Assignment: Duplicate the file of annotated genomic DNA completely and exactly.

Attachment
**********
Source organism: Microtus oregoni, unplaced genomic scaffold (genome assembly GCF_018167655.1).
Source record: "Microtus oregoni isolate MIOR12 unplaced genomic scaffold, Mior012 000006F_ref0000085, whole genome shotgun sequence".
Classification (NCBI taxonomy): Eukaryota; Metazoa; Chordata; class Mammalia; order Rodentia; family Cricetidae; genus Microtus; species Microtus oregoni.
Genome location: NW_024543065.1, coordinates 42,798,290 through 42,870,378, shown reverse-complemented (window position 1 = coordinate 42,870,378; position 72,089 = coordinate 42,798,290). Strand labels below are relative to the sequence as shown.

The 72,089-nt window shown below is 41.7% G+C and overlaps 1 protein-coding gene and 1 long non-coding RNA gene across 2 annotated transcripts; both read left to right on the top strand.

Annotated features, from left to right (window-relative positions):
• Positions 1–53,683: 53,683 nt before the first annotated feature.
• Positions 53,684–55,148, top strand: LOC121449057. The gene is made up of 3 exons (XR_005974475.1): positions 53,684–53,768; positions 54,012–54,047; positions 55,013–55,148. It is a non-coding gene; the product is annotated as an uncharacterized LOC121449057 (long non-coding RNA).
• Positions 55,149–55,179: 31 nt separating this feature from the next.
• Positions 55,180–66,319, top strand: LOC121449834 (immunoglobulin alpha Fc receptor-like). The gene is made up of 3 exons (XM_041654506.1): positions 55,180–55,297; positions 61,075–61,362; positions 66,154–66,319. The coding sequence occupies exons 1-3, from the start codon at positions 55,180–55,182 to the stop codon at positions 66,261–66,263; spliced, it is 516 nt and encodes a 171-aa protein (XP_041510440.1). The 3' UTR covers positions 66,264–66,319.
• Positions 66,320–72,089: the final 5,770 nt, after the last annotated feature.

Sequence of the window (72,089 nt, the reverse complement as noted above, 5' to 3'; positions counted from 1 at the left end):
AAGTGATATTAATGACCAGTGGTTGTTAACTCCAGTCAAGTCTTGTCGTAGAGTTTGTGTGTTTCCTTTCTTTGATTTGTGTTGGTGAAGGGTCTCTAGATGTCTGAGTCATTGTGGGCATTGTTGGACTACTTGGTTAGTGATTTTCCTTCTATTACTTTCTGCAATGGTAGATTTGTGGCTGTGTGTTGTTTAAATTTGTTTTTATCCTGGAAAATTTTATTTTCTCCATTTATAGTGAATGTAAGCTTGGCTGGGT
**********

Source organism: Microtus oregoni, unplaced genomic scaffold (genome assembly GCF_018167655.1).
Source record: "Microtus oregoni isolate MIOR12 unplaced genomic scaffold, Mior012 000006F_ref0000085, whole genome shotgun sequence".
Classification (NCBI taxonomy): Eukaryota; Metazoa; Chordata; class Mammalia; order Rodentia; family Cricetidae; genus Microtus; species Microtus oregoni.
Genome location: NW_024543065.1, coordinates 42,798,290 through 42,870,378, shown reverse-complemented (window position 1 = coordinate 42,870,378; position 72,089 = coordinate 42,798,290). Strand labels below are relative to the sequence as shown.

The 72,089-nt window shown below is 41.7% G+C and overlaps 1 protein-coding gene and 1 long non-coding RNA gene across 2 annotated transcripts; both read left to right on the top strand.

Annotated features, from left to right (window-relative positions):
• Positions 1–53,683: 53,683 nt before the first annotated feature.
• Positions 53,684–55,148, top strand: LOC121449057. The gene is made up of 3 exons (XR_005974475.1): positions 53,684–53,768; positions 54,012–54,047; positions 55,013–55,148. It is a non-coding gene; the product is annotated as an uncharacterized LOC121449057 (long non-coding RNA).
• Positions 55,149–55,179: 31 nt separating this feature from the next.
• Positions 55,180–66,319, top strand: LOC121449834 (immunoglobulin alpha Fc receptor-like). The gene is made up of 3 exons (XM_041654506.1): positions 55,180–55,297; positions 61,075–61,362; positions 66,154–66,319. The coding sequence occupies exons 1-3, from the start codon at positions 55,180–55,182 to the stop codon at positions 66,261–66,263; spliced, it is 516 nt and encodes a 171-aa protein (XP_041510440.1). The 3' UTR covers positions 66,264–66,319.
• Positions 66,320–72,089: the final 5,770 nt, after the last annotated feature.

Sequence of the window (72,089 nt, the reverse complement as noted above, 5' to 3'; positions counted from 1 at the left end):
AAGTGATATTAATGACCAGTGGTTGTTAACTCCAGTCAAGTCTTGTCGTAGAGTTTGTGTGTTTCCTTTCTTTGATTTGTGTTGGTGAAGGGTCTCTAGATGTCTGAGTCATTGTGGGCATTGTTGGACTACTTGGTTAGTGATTTTCCTTCTATTACTTTCTGCAATGGTAGATTTGTGGCTGTGTGTTGTTTAAATTTGTTTTTATCCTGGAAAATTTTATTTTCTCCATTTATAGTGAATGTAAGCTTGGCTGGGT